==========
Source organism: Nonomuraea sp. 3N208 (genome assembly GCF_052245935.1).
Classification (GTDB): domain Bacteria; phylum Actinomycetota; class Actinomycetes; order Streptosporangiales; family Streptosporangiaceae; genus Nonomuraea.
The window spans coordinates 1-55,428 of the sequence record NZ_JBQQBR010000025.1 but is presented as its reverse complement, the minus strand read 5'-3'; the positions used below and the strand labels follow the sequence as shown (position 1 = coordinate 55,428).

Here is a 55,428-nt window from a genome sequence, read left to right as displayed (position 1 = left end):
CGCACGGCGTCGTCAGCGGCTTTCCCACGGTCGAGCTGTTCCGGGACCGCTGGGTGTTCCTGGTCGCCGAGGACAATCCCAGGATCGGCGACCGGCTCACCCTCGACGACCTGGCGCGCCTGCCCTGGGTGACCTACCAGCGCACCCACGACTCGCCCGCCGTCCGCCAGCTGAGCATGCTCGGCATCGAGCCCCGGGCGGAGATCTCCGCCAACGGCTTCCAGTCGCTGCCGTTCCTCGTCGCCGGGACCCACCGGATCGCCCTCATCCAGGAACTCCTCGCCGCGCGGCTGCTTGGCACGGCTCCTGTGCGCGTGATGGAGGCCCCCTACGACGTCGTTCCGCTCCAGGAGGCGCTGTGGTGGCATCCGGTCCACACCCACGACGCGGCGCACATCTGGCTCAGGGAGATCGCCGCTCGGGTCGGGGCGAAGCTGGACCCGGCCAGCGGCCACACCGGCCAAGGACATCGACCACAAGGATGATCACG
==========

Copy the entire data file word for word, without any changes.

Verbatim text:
Source organism: Nonomuraea sp. 3N208 (genome assembly GCF_052245935.1).
Classification (GTDB): domain Bacteria; phylum Actinomycetota; class Actinomycetes; order Streptosporangiales; family Streptosporangiaceae; genus Nonomuraea.
The window spans coordinates 1-55,428 of the sequence record NZ_JBQQBR010000025.1 but is presented as its reverse complement, the minus strand read 5'-3'; the positions used below and the strand labels follow the sequence as shown (position 1 = coordinate 55,428).

Here is a 55,428-nt window from a genome sequence, read left to right as displayed (position 1 = left end):
CGCACGGCGTCGTCAGCGGCTTTCCCACGGTCGAGCTGTTCCGGGACCGCTGGGTGTTCCTGGTCGCCGAGGACAATCCCAGGATCGGCGACCGGCTCACCCTCGACGACCTGGCGCGCCTGCCCTGGGTGACCTACCAGCGCACCCACGACTCGCCCGCCGTCCGCCAGCTGAGCATGCTCGGCATCGAGCCCCGGGCGGAGATCTCCGCCAACGGCTTCCAGTCGCTGCCGTTCCTCGTCGCCGGGACCCACCGGATCGCCCTCATCCAGGAACTCCTCGCCGCGCGGCTGCTTGGCACGGCTCCTGTGCGCGTGATGGAGGCCCCCTACGACGTCGTTCCGCTCCAGGAGGCGCTGTGGTGGCATCCGGTCCACACCCACGACGCGGCGCACATCTGGCTCAGGGAGATCGCCGCTCGGGTCGGGGCGAAGCTGGACCCGGCCAGCGGCCACACCGGCCAAGGACATCGACCACAAGGATGATCACG